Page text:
Destination: Isaiah 40-66
Wednesday, May 14, 2008
In our thirty-third flight over the Bible from 30,000 feet, Pastor Skip will take us on a flight high above the Bible to look at the second half of Isaiah. As we look through chapters 40-66, we will see the continued work of Isaiah, and how God used his gift of prophecy, both comforting and condemning, to generate change in the individuals he encountered. The key chapters to review are Isaiah 40, 52-53, and 55.
DESTINATION: Isaiah 1-66
CALENDAR OF EVENTS:
Northern and Southern Kingdoms divide
Uzziah becomes king in Judah
Isaiah begins to prophesy in Judah
Jotham's reign begins in Judah
Ahaz begins his reign in Judah
Israel and Syria make war against Judah
Damascus falls to the Assyrians
Hezekiah becomes King in Judah
The Northern Kingdom is taken captive by the Assyrians
Of all the Prophets of the Old Testament, Isaiah is thought by many to be the greatest of all. His ministry lasted for around fifty years, and his prophecies are quoted in the New Testament more often than any other prophet. It was early in his ministry that Isaiah saw the Lord high and lifted up upon His throne and was called into ministry. Isaiah can be divided into two sections:
PLACES OF INTEREST
- Prophecies of Condemnation Ch. 1-39
- Prophecies of Comfort Ch. 40-66
- The City of God and center of the southern Kingdom of Judah. Jerusalem was the pulse of religious Judaism and the home of the Temple of God. It was from Jerusalem that the kings of Judah reigned. In Isaiah's prophecy, he voices the Lord's displeasure with this city and pronounces judgment upon it.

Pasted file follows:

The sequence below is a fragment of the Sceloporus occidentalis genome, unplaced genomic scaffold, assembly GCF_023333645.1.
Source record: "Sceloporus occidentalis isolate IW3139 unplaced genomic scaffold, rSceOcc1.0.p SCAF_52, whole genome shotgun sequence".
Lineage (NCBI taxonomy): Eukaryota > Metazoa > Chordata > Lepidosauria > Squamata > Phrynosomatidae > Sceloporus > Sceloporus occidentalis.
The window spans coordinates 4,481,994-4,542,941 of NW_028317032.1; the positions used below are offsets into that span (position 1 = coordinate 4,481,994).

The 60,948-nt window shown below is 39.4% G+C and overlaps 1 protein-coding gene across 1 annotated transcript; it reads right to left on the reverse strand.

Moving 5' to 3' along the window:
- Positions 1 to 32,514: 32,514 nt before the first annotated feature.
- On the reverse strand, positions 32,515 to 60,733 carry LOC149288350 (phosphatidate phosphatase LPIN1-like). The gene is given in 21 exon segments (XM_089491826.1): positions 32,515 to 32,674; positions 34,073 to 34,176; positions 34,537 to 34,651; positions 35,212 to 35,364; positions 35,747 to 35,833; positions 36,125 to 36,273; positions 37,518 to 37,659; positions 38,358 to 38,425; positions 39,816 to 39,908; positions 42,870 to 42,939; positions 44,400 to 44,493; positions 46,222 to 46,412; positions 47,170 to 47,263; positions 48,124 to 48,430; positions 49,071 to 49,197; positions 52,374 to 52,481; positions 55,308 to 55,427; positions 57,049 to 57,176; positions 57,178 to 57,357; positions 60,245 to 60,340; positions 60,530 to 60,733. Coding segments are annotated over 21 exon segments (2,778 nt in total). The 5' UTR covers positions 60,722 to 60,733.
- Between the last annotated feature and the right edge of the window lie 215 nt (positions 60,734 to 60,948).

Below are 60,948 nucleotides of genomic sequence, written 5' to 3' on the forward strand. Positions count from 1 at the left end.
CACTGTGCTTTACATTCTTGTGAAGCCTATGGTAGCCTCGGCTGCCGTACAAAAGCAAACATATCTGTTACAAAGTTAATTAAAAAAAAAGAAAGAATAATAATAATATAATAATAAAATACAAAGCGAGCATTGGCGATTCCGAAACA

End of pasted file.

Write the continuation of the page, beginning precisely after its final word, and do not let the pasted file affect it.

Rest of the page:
- When the kingdom divided in 930 B.C., the Southern Kingdom took the name of Judah. Judah was inhabited by two of the twelve tribes, Benjamin and Judah. In his prophecy, Isaiah foretells of the destruction of Judah for their disobedience to God. Judah would fall to the armies of King Nebuchadnezzar of Babylon in the year 586 B.C.
- Israel was the new name of the Patriarch Jacob and is representative of all the twelve tribes of Jacob. However, when the kingdom split the northern ten tribes took the name of Israel. Israel is mentioned 93 times within the prophecies of Isaiah, sometimes referring to the Northern Kingdom and other times referring to all of Israel. The Northern Kingdom was defeated in 722 B.C. by the Assyrians and taken captive.
- The great empire of the east. It was Babylon, led by King Nebuchadnezzar, that defeated the Assyrian Empire in 609 B.C. and ruled the earth for 70 years until they were defeated by the Medo-Persian Empire in 539 B.C. Babylon attacked and defeated Judah, destroying their temple and carrying their people away captive, in the year 586 B.C. Isaiah speaks of their rise and fall in his prophecy.
- Damascus is mentioned seven times in the book of Isaiah. Damascus was and is the capital city of Syria. This great city has the unique distinction of being the oldest continually inhabited city on earth. Isaiah speaks of its utter destruction in his book.
- The Assyrian Empire's supremacy lasted from 1365-609 B.C. This great empire is spoken of 38 times by name in Isaiah. It was Assyria that attacked the Northern Kingdom of Israel and defeated them in 722 B.C., taking their men, women and children captive back to Assyria. Their judgment is also spoken of in Isaiah.